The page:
Monday, November 24, 2008

- Day by day ITINERARY

B=Breakfast, L = Lunch, D = Dinner

DAY 1 D Casa Sarasa, Berdún

Arrival. Transfer from Pau/Zaragoza/Bilbao/Biarritz to Casa Sarasa in Berdún.

Set at the foot of the village of Berdún, Casa Sarasa is a charming and comfortable casa rural with very nice en-suite rooms each looking out onto the garden and fields. Kites, Marsh Harriers, Short Toed and Booted Eagles are often seen hovering overhead, whilst the Nightingales liven up the spring nights. Casa Sarasa makes a very comfortable and relaxing base for the week. Excellent breakfasts, dinner and picnic lunches are provided.

DAY 2 Somport to Villanua BLD

Following the Camino de Santiago from the French - Spanish border at Somport (1640 m) to the village of Villanua (953 m) the walk follows the Rio Aragón on a path through alpine pasture, woods and fields. After the walk we make a trip to see the ancient church of San Adrian de Sasabe.

At the high pass we are in Lammergeier territory, while Citril Finch and Golden Eagles are often seen.
The Hospital de Santa Cristina – one of the most famous pilgrim hostels of the middle ages is now a ruin (being excavated) in the high pastures just below the Somport pass.
Canfranc International Railway Station built in the 1920s to serve the rail tunnel to France. An amazing Belle Epoque building in alpine scenery - all the more spectacular in full autumn colours!
Romanesque pilgrim bridges over the beautiful Rio Aragón.
San Adrián Church hidden in a beautiful valley this Lombard/Romanesque building founded in the late 900s was once an important monastery church and was the base of the earliest aragonese bishopric at the start of the Reconquista (reconquest of Spain from the Moors).
Side trip to Sta María de Iguacel/San Adrian de Sasabe.

DAY 3 Castiello to Jaca BLD

The Camino follows the drovers' road (cabañera) along the river banks from Castiello on a short and picturesque walk (7.5 km) to Jaca, the first large town medieval pilgrims would have come to when walking into Spain. A bustling provincial town, Jaca has a magnificent Romanesque cathedral and the Ciudadela fortress started by Philip the second in 1595 and built with an impregnable star shaped design. The spectacular Cathedral Museum has just reopened after 8 years of restoration, and houses the most important collection of Romanesque murals in Spain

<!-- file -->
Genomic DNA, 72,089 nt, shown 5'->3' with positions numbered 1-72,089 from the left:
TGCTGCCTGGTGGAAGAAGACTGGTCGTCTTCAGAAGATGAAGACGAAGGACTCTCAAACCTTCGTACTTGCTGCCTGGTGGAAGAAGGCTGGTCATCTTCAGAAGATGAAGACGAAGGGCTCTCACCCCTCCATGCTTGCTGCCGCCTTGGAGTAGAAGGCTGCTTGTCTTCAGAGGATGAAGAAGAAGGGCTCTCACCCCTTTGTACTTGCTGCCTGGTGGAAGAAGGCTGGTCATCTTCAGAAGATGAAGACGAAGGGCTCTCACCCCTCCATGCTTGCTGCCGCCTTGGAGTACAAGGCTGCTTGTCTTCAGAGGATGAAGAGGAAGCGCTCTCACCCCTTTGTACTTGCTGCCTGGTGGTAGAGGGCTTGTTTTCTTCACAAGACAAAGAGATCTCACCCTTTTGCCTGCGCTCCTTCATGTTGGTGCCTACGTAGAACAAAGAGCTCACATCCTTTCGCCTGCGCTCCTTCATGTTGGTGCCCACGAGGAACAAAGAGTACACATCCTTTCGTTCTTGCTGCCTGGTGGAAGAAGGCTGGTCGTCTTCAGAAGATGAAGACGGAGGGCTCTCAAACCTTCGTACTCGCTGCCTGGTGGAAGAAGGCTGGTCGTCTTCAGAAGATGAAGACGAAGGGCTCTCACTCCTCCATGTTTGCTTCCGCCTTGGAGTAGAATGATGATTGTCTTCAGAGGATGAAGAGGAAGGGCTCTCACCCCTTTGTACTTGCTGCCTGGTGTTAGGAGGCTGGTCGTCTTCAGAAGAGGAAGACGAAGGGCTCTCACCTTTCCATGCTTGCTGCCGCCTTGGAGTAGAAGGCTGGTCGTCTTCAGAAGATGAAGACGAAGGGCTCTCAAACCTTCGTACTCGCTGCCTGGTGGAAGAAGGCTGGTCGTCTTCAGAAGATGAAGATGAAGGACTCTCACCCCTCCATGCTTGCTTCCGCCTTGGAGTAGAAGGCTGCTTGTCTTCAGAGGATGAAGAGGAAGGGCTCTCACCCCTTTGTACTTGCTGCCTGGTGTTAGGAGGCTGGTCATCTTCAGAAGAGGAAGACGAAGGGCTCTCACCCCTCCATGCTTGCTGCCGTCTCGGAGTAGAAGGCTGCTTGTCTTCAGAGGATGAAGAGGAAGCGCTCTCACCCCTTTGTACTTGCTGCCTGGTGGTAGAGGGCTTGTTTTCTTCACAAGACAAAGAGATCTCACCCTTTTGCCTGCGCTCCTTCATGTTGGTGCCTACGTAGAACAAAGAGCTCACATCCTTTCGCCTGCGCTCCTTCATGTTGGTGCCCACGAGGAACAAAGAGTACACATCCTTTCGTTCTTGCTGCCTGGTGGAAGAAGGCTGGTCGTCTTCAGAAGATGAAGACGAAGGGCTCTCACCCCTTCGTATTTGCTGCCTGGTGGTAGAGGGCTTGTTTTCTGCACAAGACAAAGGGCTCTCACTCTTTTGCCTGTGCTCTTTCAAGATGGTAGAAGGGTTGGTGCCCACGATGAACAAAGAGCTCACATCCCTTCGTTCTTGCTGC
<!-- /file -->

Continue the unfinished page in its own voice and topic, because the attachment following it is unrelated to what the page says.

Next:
After having a good look around Jaca we make an optional walk to the summit of Peña Oroel (1775m) – the mountain to the south which dominates Jaca. Fantastic views of the Pyrenees!

A pretty and easy 7.5 km walk approaching Jaca along the drovers/pilgrim road. We walk along the river banks in the woods and can expect to see dippers and wagtails on the water's edge, while Golden Oriole is amongst the poplar trees.

Jaca Cathedral The first cathedral built in Spain.

Peña Oroel the sacred mountain. This is a beautiful walk to the top of the mountain dominating Jaca to the South. There are magnificent 360° views over the surrounding mountains and valleys and the walk to the top takes us through superb silver fir and beech forest. Golden Eagles, Griffon Vultures, Red-Billed and Alpine Chough accompany us on the summit, whilst in the woods Nuthatch, Tree creeper and Greater Spotted woodpeckers are often found.

DAY 4 The Monastery of San Juan de La Peña BLD

A fascinating walk on a rarely trodden path that once would have been taken by medieval pilgrims as a detour from the main Camino path to see the holy relics (including the Holy Grail) at the monastery of San Juan de La Peña. Oak forest, views of Pyrenees, Atarés village, traditional stone roofs.

A walk in a magical landscape, unchanged since the middle ages, with ancient oak forest, honey coloured cliffs where vultures nest and, at the top of the Peña (hill/mountain), views for miles north and south.
The Monastery of San Juan de La Peña. The monks of San Juan knew how to pick a good spot for their monastery. The earlier monastery founded in the early 1000´s nestles under an overhang in the cliffs by a holy well and has an open air cloister with fantastic Romanesque, sculpted capitals. The newer Baroque monastery set in meadows at the top of La Peña was built after a disastrous fire destroyed most of the first monastery. The woods are a favourite spot for finding Black Woodpecker.

DAY 5 The Camino de Santiago down the Hecho Valley BLD